Since it was signed into law in April 2016, the Commonwealth’s Medical Marijuana Program has grown rapidly, with more than 633,000 patients and caregivers and 131 operational dispensaries participating in the program. It can be hard to keep track of all the latest program changes and product developments, whether you’re newly certified or an experienced patient. Our Prospective Patient Perspective newsletter series offers program information that we hope will benefit qualified patients, at any knowledge level.
October marks the beginning of Breast Cancer Awareness month, an important time to raise awareness and spread education on the importance of preventive screening for this qualifying condition in Pennsylvania’s Medical Marijuana Program. While we are still fighting for a cure, we are also exploring how new treatment tools – like medical marijuana – may have the potential to improve the daily quality of life for breast cancer patients residing in the Commonwealth.
Keep reading to meet the hypothetical patient “Jamie” and how her search for breast cancer symptom relief led her to the Pennsylvania medical marijuana program.
Meet Jamie: Jamie loves to wander through the flower beds of her garden after sunrise, when the petals are still dewy and the birds are just barely singing. Her garden is the place where she developed the skills to launch her own successful nursery, enjoyed lemonade on sunny afternoons with her partner, and taught her grandchildren about the joys of nature. Jamie was used to feeling the occasional ache in her body after the decades of bending and heavy lifting required to work in the dirt. But when she began to notice sharp pain and swelling in her breast tissue, she knew it was time to consult her doctor.
Jamie is one of the nearly 12,000 Pennsylvanians who the Department of Health projects will be diagnosed with breast cancer this year. Progressive stages of the disease vary based on the cancerous cell type and where the cells spread throughout the body. As such, treatment options will differ based on individual patient needs and can include surgery to remove the cancerous breast tissue, radiation and chemotherapy, or immune and hormone therapies.
While Jamie has responded positively to chemotherapy treatments and seen a reduction in her cancer’s growth, she is still looking for medication options to manage the daily symptoms that come with the disease – pain, inflammation, nausea, and appetite loss. Both Jamie and her care team are hopeful that medical marijuana can support her road to remission, and get her back to her garden, by potentially providing symptom relief.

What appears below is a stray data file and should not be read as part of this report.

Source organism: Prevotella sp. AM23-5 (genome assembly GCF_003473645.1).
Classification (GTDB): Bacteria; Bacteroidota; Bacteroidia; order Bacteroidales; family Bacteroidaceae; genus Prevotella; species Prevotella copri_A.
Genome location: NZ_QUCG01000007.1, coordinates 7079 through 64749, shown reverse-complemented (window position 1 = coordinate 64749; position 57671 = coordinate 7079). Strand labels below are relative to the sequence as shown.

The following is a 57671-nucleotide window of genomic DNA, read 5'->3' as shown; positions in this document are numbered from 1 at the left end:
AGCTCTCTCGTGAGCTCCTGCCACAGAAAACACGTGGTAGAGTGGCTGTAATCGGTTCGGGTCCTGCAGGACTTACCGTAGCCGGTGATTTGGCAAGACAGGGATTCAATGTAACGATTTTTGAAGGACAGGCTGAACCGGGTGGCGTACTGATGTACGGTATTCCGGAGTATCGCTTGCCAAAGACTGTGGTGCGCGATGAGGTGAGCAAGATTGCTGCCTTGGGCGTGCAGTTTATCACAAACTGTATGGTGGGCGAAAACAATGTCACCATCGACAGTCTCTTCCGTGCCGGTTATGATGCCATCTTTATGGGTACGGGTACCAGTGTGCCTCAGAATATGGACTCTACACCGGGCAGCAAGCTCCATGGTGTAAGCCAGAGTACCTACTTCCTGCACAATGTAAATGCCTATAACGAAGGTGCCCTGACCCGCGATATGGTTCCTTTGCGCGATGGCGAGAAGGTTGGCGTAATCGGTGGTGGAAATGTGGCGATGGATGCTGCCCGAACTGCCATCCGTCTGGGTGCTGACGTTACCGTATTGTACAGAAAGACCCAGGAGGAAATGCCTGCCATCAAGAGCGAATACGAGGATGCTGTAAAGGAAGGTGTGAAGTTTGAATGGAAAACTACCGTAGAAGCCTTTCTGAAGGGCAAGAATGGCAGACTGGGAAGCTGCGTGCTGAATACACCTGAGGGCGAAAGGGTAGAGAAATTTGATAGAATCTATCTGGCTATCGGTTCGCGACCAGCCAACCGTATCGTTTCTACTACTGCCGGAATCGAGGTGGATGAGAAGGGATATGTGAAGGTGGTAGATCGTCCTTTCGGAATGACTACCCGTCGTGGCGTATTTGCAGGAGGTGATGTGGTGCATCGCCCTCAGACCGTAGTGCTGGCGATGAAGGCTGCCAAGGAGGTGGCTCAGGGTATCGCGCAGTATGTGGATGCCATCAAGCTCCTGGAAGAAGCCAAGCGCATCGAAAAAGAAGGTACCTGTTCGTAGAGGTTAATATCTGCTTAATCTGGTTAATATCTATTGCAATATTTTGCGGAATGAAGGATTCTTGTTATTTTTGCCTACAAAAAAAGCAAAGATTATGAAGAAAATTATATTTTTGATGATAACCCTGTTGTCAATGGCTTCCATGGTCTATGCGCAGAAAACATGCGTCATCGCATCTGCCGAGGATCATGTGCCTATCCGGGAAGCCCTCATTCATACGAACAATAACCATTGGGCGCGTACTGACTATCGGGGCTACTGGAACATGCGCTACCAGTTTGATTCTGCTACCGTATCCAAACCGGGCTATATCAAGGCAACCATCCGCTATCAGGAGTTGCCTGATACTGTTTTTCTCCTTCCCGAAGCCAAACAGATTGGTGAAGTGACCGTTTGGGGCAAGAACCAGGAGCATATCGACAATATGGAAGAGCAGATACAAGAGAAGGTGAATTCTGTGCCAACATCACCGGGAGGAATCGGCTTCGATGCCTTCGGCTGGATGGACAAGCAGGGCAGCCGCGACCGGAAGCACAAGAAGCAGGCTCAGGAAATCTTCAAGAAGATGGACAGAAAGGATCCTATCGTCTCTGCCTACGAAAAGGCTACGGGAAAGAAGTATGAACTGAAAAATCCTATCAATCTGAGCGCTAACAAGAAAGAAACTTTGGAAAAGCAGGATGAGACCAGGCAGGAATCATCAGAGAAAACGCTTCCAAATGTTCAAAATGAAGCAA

Meeting Jamie’s Dispensary: When she received her medical marijuana card in the mail, newly certified patient Jamie was both excited and nervous about this chapter in her treatment journey. Having no previous medical marijuana experience, she was unsure about how to select products that might potentially work for her from the array of options on dispensary menus.
Fortunately, each dispensary in the state is mandated to have a licensed pharmacist on site, who is available to meet with patients wanting more education about what products might benefit them.
Jamie also has concerns about being able to regularly access her medication, as her schedule is already impacted by existing chemotherapy treatments and medical appointments. It may be helpful for Jamie to reserve medication online through her dispensary’s digital ordering services or call ahead to her store for quick, curbside pickups. One of the latest changes to the Pennsylvania medical marijuana program allows patients to now purchase up to a 90-day supply of medication; ensuring that Jamie can visit the dispensary less frequently without compromising her medical needs.
Meeting Jamie’s Medical Needs: When consulting her dispensary pharmacist, Jamie might ask for more information on the terpene profiles of various products. Terpenes – aromatic compounds in medical marijuana that may work with THC and CBD to produce a medicinal effect – can be a helpful starting point for Jamie to identify how a product may potentially make her feel.
For example, the terpene myrcene – also found in mangos – has demonstrated an analgesic effect in studies. Terpinolene, a less common terpene, is being studied for its antioxidant properties that may potentially provide relief from inflammation. Both of these compounds can be found in our prime lime skittle pheno, Super Silver Thai #15, which made its return to dispensary shelves this week.
For more information on our prime-grown products, follow our Instagram at prime.wellness.